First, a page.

A new synthesis exploiting cross-linkable dyes and supercritical carbon dioxide has created well-defined polymethylmethacrylate microparticles. The particles can switch between coloured and white states, an essential process in refreshing e-reader pages.
Electrophoretic displays, the black-and-white technology used in e-readers, are very low energy compared to liquid crystal displays, which are used in tablets. Despite demand for electronic magazines and children’s books, full colour electrophoretic displays have not yet been commercialised due to difficulties in devising a scalable polymer synthesis. This is because large amounts of environmentally harmful volatile organic compounds are usually required. However, in this process ‘the technology is very clean’ says Steven Howdle from the University of Nottingham, UK, who led the study. ‘We can do all of the polymerisations in carbon dioxide, you don’t need any other solvent, only a small amount of dodecane in the e-reader to disperse the particles’. Marloes Peeters, who investigates polymeric sensors at Newcastle University, UK, notes the large-scale potential of the reaction, ‘they use supercritical carbon dioxide, which from a sustainability point of view is great and the one-pot synthesis makes a big difference’.
The researchers used free radical dispersion polymerisation in supercritical carbon dioxide to make the cheap commodity polymer polymethylmethacrylate, more commonly known as Perspex. Adding a second dye-containing monomer gave the usually white polymethylmethacrylate particles a distinctive colour, but these dye-containing monomers only polymerised around the microparticles surface. ‘This is what makes the chemistry important,’ says Howdle, as the materials are brightly coloured even at low dye concentrations.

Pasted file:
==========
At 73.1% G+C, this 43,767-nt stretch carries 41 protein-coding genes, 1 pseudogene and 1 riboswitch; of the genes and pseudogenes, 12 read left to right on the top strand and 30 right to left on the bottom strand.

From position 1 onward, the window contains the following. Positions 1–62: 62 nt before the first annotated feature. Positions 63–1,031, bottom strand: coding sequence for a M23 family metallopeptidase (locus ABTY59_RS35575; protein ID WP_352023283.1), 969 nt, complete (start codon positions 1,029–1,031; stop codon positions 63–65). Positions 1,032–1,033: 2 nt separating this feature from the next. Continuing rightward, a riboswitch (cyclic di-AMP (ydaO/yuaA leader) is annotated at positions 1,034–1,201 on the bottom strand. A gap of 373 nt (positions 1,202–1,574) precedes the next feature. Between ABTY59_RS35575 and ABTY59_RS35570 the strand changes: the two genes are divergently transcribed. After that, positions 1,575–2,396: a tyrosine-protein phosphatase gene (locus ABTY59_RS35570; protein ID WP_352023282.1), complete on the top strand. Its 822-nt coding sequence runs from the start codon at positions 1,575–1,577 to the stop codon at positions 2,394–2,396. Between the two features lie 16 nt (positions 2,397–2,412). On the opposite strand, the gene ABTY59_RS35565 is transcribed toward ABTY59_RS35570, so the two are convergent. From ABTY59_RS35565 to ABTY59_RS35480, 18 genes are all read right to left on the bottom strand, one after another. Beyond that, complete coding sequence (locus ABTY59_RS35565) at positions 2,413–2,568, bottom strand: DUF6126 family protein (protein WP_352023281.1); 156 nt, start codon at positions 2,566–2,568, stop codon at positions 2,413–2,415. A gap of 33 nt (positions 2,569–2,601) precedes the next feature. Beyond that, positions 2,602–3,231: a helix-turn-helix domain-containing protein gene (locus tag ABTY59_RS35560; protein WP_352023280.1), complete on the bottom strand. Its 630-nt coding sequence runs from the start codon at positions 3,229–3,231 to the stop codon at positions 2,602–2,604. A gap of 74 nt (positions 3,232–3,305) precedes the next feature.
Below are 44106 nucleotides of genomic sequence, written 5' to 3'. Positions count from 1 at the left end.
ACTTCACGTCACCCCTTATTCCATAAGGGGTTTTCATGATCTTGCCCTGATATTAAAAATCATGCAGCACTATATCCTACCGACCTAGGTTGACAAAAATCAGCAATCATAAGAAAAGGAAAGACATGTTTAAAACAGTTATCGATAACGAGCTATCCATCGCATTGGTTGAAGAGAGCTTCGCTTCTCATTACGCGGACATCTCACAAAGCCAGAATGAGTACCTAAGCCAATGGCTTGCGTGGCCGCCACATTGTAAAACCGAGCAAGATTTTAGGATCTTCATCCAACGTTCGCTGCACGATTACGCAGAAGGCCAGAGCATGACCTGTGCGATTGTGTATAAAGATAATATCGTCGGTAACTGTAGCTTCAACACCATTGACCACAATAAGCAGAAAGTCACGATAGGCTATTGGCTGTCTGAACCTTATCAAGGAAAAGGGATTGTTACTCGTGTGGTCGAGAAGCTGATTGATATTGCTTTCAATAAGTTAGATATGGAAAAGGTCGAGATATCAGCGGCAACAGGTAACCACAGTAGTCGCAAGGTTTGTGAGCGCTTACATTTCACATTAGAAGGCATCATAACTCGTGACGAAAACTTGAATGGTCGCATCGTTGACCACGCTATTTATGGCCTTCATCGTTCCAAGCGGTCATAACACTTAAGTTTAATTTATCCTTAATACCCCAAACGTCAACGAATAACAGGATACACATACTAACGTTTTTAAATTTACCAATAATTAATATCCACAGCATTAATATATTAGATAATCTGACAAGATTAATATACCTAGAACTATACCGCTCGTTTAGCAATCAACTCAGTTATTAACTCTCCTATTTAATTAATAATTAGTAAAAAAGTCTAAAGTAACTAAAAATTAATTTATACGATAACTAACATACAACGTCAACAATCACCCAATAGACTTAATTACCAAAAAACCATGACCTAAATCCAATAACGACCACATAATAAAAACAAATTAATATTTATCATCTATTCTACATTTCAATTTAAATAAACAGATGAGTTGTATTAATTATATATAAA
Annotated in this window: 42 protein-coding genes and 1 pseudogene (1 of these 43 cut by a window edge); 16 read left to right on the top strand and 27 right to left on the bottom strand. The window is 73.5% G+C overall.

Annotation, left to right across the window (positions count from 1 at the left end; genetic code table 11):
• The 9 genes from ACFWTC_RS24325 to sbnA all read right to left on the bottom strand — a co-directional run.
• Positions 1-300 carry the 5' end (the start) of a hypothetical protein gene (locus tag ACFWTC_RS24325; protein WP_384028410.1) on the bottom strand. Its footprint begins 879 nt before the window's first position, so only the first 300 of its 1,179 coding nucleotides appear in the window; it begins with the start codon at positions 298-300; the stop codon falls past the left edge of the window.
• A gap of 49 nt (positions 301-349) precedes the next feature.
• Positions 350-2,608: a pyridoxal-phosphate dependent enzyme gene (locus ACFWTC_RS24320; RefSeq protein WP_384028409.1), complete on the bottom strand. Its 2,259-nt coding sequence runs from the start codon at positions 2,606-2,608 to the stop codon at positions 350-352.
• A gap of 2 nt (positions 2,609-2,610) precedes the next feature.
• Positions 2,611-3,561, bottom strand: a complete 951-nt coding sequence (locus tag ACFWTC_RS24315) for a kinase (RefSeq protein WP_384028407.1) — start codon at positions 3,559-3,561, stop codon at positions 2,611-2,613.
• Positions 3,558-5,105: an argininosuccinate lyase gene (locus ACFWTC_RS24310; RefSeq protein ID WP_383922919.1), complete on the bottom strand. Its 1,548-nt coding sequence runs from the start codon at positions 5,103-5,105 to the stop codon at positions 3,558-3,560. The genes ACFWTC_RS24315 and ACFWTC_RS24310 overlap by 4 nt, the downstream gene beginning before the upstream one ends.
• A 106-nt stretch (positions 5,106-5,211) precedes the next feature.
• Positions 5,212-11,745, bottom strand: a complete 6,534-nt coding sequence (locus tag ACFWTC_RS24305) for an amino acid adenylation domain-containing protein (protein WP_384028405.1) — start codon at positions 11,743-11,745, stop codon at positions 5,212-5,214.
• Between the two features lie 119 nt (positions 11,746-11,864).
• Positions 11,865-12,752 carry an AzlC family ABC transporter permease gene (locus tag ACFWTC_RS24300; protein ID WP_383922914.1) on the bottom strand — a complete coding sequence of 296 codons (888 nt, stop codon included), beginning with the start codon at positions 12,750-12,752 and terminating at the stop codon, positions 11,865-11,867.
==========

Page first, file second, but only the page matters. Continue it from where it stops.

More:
The dyes contain two acrylate units so are able to cross-link to the polymethylmethacrylate microparticles surface. This avoids issues with previous methods where the dye was not chemically bound to the polymer and so was susceptible to leaching out.
‘We had to learn how to inject the dyes at the right rate at the right time to get particles of the right size containing the right amount of colour.’ continues Howdle. ‘The synthesis itself opens up so many possibilities that it goes beyond electronic inks,’ adds Peeters.
Whilst this work achieves magenta, cyan, yellow and black colour switching, Howdle says a full colour display is a long way off. ‘To get the right colour mix you would need all the different pixels to operate at the same time. We would have to decide how much charge each coloured particle would carry, which ones would switch colour and how.’
T D McAllister et al, J. Mater. Chem. C, 2019, 7, 12194 (DOI: 10.1039/c9tc03558c)